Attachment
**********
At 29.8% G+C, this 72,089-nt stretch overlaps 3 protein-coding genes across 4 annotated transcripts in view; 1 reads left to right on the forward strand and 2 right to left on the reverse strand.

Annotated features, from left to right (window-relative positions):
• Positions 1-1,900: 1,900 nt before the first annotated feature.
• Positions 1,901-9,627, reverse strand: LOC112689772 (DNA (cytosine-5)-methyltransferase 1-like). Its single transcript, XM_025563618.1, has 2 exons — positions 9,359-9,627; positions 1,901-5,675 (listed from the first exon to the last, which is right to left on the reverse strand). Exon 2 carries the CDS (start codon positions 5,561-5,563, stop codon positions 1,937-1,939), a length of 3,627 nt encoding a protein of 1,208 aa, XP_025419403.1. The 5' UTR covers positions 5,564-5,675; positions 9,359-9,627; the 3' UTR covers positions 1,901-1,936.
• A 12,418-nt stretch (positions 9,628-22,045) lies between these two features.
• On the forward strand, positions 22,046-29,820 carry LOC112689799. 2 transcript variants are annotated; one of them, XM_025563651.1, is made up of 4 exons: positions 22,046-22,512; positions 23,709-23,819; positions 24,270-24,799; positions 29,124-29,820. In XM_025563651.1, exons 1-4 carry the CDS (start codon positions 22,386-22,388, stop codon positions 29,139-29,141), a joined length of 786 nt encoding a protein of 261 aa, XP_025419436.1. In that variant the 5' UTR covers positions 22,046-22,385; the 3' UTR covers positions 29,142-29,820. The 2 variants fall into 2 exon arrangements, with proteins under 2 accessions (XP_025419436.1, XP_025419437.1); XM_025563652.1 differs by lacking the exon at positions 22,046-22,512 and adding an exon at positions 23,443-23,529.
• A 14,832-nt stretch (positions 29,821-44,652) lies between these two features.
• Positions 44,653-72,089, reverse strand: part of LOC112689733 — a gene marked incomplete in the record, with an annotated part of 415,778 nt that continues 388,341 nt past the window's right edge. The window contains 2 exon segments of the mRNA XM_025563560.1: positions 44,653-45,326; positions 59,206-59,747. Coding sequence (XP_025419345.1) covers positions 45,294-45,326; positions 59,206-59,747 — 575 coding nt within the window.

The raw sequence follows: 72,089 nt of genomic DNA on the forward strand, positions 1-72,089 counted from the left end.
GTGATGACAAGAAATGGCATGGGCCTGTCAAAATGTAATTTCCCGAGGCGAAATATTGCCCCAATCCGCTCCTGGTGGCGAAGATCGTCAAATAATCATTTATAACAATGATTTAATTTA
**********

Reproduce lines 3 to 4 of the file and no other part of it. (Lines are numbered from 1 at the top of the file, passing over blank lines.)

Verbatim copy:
• Positions 1-1,900: 1,900 nt before the first annotated feature.
• Positions 1,901-9,627, reverse strand: LOC112689772 (DNA (cytosine-5)-methyltransferase 1-like). Its single transcript, XM_025563618.1, has 2 exons — positions 9,359-9,627; positions 1,901-5,675 (listed from the first exon to the last, which is right to left on the reverse strand). Exon 2 carries the CDS (start codon positions 5,561-5,563, stop codon positions 1,937-1,939), a length of 3,627 nt encoding a protein of 1,208 aa, XP_025419403.1. The 5' UTR covers positions 5,564-5,675; positions 9,359-9,627; the 3' UTR covers positions 1,901-1,936.